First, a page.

Neuroprotection in the Human Brain Tissue Model of Stroke

Project: Research project

Project Details


[unreadable] DESCRIPTION (provided by applicant): [unreadable] [unreadable] During stroke, failure of the sodium-potassium ion pump caused by a depletion of ATP in the ischemic core results in anoxic depolarization (AD) propagating through the stroke focus followed by recurring AD-like peri- infarct depolarizations (PIDs) in the penumbra. The functional collapse of plasma membrane ion selectivity associated with propagating AD, causes dramatic neuronal swelling, dendritic beading and spine loss within seconds with associated glial swelling. In essence, swelling is the initial response and a sign of the acute neuronal damage that follows if ischemia is maintained. Recurring PIDs migrate through regions of compromised blood flow, consuming precious energy supplies and expanding the initial site of infarct during subsequent days. This represents a window of opportunity for therapeutic inhibition of these propagating depolarizations. Reduction of the excitotoxic effects of glutamate release caused by these depolarizations has been a traditional approach to prevent ischemic damage. However, an equally viable rationale representing a different and potentially powerful neuroprotective strategy is to target these upstream rapid depolarizations. Morphological and functional differences exist between the brain of humans and animals. Lower mammals appear to be more amenable to neuroprotection than humans. This may suggest that there may be essential differences between human and lower mammals' brain tissue in response to ischemic injury. Therefore, human brain slices as a model system can provide a missing link between animal models and patients and offer a unique chance to identify and study potentially useful therapeutics before advancing to clinical trials. Here, using live human cortical slices prepared from brain tissue resected during surgeries, we propose to inhibit these propagating depolarizations and associated neuronal and glial swelling to better understand and treat their clinical consequences. The specific aims of this project are: 1) Test candidate therapeutics for efficacy of inhibiting AD in human neocortical slices. 2) Evaluate at the cellular level the neuroprotective effect of candidate therapeutics during onset and recovery from AD-mediated injury in human neocortical slices. AD will be induced by oxygen-glucose deprivation, an in vitro ischemia model, or by application of ouabain, a sodium- potassium pump blocker. In aim 1, changes in light transmittance (LT) will track AD and associated slice injury in time and space. In aim 2, cellular dynamics of neurons and astrocytes will be imaged in real time with 2- photon laser scanning microscopy (2PLSM). We will directly correlate structural data from 2PLSM and changes in LT with functional data from field recordings with and without a drug treatment. As a result, we anticipate developing a valuable model for reliable testing and the preliminary screening of candidate therapeutic drugs. [unreadable] [unreadable] PUBLIC HEALTH RELEVANCE: [unreadable] [unreadable] Project Narrative Stroke is the third leading cause of death in industrialized countries and the main source of adult disability. Recent experimental and clinical data imply that the spread of a propagating wave of anoxic depolarization defines the ischemic core and recurring waves of peri-infarct depolarizations expand a cerebral infarct contributing to secondary injury in patients with stroke and traumatic brain injury. Choosing these depolarizing events as targets for therapeutic intervention, this exploratory project aims to develop an assay using human neocortical slices for the preliminary screening of candidate stroke therapeutics before advancing to clinical trial. [unreadable] [unreadable] [unreadable]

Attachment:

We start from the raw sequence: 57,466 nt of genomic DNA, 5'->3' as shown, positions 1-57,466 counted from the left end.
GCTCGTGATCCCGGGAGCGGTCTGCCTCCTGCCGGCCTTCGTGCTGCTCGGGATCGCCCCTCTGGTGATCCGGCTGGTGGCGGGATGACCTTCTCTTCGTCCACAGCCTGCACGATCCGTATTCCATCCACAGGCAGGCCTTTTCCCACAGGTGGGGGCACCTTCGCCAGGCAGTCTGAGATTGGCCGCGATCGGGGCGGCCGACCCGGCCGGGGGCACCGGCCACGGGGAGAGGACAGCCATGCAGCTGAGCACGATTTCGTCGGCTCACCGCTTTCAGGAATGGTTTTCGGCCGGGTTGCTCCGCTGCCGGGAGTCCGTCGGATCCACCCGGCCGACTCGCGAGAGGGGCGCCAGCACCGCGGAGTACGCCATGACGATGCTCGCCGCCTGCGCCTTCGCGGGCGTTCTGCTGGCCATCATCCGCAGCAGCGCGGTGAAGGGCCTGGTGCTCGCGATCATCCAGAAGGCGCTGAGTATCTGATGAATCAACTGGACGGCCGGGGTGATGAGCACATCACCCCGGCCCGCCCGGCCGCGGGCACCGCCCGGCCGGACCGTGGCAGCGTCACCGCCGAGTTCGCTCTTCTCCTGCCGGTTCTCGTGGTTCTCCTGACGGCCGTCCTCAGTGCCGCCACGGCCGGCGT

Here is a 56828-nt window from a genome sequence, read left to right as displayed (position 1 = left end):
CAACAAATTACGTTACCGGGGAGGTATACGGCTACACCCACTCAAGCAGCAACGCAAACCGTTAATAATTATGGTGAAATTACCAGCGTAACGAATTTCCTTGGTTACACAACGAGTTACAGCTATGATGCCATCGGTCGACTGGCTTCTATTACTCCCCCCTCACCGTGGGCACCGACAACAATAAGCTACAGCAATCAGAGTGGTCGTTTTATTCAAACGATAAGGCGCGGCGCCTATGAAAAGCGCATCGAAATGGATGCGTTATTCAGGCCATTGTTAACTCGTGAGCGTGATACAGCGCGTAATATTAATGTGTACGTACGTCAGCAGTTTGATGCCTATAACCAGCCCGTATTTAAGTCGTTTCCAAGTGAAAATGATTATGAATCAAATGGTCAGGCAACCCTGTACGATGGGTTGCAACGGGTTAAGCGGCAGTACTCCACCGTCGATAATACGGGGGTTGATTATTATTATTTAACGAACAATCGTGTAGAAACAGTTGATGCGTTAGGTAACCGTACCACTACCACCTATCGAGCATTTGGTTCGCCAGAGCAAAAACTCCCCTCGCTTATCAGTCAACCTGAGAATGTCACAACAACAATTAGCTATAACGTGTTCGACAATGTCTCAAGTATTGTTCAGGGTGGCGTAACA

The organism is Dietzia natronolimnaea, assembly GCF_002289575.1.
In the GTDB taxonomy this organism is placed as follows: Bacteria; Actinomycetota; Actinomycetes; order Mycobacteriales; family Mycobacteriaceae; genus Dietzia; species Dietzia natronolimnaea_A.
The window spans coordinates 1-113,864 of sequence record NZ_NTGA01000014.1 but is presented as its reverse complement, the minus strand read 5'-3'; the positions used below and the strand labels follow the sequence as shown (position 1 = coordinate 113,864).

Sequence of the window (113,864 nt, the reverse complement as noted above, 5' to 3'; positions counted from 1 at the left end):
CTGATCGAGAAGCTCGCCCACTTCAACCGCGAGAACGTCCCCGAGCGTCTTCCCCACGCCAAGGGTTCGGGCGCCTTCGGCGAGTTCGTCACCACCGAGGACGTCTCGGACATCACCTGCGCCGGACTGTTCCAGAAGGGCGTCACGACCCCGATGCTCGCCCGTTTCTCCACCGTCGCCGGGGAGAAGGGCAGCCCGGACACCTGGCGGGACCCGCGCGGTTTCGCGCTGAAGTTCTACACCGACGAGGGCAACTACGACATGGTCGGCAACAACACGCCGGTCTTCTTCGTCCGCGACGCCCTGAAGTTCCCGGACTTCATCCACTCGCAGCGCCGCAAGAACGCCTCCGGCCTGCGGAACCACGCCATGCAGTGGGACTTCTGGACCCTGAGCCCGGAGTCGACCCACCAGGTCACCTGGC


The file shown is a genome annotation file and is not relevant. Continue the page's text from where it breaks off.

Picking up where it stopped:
Effective start/end date9/1/086/30/10


  • National Institute of Neurological Disorders and Stroke


  • Medicine(all)
  • Neuroscience(all)


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